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Venus Greenhouse Effect

Venus.  From the Pioneer Venus Orbiter

Venus. From the Pioneer Venus Orbiter


You might be surprised to know that Venus is the hottest planet in the Solar System. With a global temperature of 735 Kelvin (462 degrees C), the surface of Venus is hot enough to melt lead. And if you could stand on the surface of Venus, you would experience atmospheric pressure 92 times greater than what you’re used to on Earth. Why is Venus so hot? The Venus greenhouse effect shows you what happens when this the process of trapping sunlight goes out of control into a runaway process.

As you probably know, carbon dioxide is a greenhouse gas. Various wavelengths can pass through this invisible gas, but it’s very effective at trapping heat. Light from the Sun strikes the ground of Venus, and warms it up. The ground tries to radiate heat back into space but the carbon dioxide traps much of it around the planet keeping it so warm. This is the same thing that happens when you keep your car windows closed on a hot day.

Scientists think that Venus used to be more similar to Earth, with lower temperatures and even liquid water on the surface of the planet. At some point, billions of years ago, the planet started to heat up. At some point, all the water on the surface evaporated into the atmosphere. Water vapor is an even more powerful greenhouse gas than carbon dioxide and this caused temperatures to rise even more. Then the surface of Venus got so hot that the carbon trapped in rocks sublimated into the atmosphere and mixed with oxygen to form even more carbon dioxide. And so today we have a carbon dioxide atmosphere on Venus which is 92 times more dense than Earth’s atmosphere at the surface.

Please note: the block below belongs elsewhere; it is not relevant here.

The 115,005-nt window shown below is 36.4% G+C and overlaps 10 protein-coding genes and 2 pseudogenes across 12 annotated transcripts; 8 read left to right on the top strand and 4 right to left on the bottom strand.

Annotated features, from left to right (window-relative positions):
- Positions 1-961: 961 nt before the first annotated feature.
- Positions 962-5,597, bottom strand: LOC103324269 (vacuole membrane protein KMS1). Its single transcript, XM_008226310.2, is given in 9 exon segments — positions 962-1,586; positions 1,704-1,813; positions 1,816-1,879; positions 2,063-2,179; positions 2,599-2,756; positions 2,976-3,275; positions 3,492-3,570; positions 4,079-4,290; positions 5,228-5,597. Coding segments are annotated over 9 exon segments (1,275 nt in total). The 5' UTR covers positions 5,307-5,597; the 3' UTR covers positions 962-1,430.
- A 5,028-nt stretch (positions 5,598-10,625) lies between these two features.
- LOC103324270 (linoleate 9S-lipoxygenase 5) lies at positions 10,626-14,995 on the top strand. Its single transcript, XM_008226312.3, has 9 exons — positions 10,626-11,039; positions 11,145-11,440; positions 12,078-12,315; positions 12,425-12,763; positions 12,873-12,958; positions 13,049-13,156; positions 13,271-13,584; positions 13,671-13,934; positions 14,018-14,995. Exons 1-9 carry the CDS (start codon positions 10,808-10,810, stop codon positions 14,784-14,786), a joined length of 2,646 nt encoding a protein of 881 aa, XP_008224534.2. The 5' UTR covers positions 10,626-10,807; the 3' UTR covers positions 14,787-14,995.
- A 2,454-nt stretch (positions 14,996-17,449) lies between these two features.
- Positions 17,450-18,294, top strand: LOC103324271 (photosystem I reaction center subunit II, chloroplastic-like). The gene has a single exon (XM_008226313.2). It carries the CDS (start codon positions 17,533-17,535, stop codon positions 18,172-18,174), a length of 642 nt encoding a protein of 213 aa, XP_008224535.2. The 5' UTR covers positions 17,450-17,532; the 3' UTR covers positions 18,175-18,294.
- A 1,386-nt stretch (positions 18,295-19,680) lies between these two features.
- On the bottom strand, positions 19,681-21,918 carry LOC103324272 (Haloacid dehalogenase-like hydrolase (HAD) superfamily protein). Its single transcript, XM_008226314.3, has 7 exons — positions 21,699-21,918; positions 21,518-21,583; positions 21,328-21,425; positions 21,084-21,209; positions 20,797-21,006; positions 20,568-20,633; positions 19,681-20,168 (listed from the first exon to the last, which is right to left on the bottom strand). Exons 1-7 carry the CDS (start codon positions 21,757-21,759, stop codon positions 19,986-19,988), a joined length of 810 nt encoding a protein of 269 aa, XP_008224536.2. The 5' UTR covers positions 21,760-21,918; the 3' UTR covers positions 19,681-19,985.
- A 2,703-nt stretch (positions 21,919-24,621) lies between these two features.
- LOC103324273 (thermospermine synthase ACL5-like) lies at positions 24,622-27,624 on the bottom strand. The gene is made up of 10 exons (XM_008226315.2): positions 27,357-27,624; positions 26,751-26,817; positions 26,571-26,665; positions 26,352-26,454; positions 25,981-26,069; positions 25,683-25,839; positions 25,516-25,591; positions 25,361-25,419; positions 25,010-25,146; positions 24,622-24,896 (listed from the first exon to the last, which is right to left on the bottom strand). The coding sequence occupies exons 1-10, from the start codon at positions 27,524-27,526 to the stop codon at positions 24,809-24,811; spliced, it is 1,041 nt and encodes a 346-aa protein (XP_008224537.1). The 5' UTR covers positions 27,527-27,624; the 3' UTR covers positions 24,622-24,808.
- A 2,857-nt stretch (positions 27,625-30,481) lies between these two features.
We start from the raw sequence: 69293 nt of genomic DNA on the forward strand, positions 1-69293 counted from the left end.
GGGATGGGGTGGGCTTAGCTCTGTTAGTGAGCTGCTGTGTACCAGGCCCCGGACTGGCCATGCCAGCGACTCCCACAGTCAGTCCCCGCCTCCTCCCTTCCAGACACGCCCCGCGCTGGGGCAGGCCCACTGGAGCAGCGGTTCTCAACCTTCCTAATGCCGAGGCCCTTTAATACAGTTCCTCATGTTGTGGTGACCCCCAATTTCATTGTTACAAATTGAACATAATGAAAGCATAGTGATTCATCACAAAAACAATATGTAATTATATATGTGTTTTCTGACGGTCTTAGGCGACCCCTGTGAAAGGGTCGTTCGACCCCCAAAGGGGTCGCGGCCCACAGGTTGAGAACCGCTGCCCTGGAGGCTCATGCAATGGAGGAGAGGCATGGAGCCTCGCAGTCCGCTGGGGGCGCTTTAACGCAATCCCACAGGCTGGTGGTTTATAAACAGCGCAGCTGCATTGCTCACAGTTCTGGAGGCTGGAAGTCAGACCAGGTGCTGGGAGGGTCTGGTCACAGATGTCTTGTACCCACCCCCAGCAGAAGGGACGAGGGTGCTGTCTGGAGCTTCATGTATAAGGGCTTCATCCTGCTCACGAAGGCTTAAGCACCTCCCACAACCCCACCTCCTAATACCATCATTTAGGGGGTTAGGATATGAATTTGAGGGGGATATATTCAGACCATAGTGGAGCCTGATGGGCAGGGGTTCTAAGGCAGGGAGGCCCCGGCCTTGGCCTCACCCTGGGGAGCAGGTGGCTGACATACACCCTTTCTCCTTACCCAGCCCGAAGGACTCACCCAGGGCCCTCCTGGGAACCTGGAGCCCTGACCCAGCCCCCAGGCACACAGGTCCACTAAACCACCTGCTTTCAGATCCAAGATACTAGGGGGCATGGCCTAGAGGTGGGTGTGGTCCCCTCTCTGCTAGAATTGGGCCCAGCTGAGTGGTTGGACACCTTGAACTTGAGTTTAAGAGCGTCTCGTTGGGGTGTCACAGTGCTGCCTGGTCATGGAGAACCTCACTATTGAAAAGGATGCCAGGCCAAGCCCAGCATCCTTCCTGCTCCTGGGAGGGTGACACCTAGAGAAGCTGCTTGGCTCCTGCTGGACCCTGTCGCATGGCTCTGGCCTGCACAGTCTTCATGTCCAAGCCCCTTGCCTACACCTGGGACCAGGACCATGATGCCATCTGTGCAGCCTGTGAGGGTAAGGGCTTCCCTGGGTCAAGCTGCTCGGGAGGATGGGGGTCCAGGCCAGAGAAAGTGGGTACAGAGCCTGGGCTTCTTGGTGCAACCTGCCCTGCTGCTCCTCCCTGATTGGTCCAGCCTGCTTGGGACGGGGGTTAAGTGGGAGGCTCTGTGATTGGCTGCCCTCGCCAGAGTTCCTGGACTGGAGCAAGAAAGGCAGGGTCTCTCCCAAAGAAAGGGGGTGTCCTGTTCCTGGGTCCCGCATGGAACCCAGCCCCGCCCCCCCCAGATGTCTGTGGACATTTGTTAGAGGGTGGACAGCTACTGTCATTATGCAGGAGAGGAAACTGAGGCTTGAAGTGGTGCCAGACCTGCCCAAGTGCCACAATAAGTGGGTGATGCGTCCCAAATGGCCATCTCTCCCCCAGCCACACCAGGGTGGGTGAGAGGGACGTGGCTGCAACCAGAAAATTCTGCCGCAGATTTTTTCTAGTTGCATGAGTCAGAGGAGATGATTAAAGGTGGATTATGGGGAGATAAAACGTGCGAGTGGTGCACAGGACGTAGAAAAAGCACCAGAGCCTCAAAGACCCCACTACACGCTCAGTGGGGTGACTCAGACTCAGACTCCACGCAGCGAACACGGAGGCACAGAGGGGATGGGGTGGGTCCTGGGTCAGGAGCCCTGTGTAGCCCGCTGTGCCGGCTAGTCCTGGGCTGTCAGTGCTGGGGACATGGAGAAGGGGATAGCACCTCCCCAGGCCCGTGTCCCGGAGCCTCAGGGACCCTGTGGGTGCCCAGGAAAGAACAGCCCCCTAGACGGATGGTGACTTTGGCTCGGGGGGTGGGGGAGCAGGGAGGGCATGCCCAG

Could this happen on Earth? Scientists think that if the same process happened on Earth, we would have temperatures with several hundred degrees C, and an atmosphere 100 times as dense as we have right now.

We have written articles on Universe Today about the Venus greenhouse effect. Here’s an article about the planet’s evolution over time, and here’s an article about how Venus could be colonized with floating cities.

Want more information on Venus? Here’s a link to Hubblesite’s News Releases about Venus, and here’s NASA’s Solar System Exploration Guide to Venus.

We have also recorded a whole episode of Astronomy Cast that’s just about planet Venus. Listen to it here, Episode 50: Venus.

About 

Fraser Cain is the publisher of Universe Today. He's also the co-host of Astronomy Cast with Dr. Pamela Gay.

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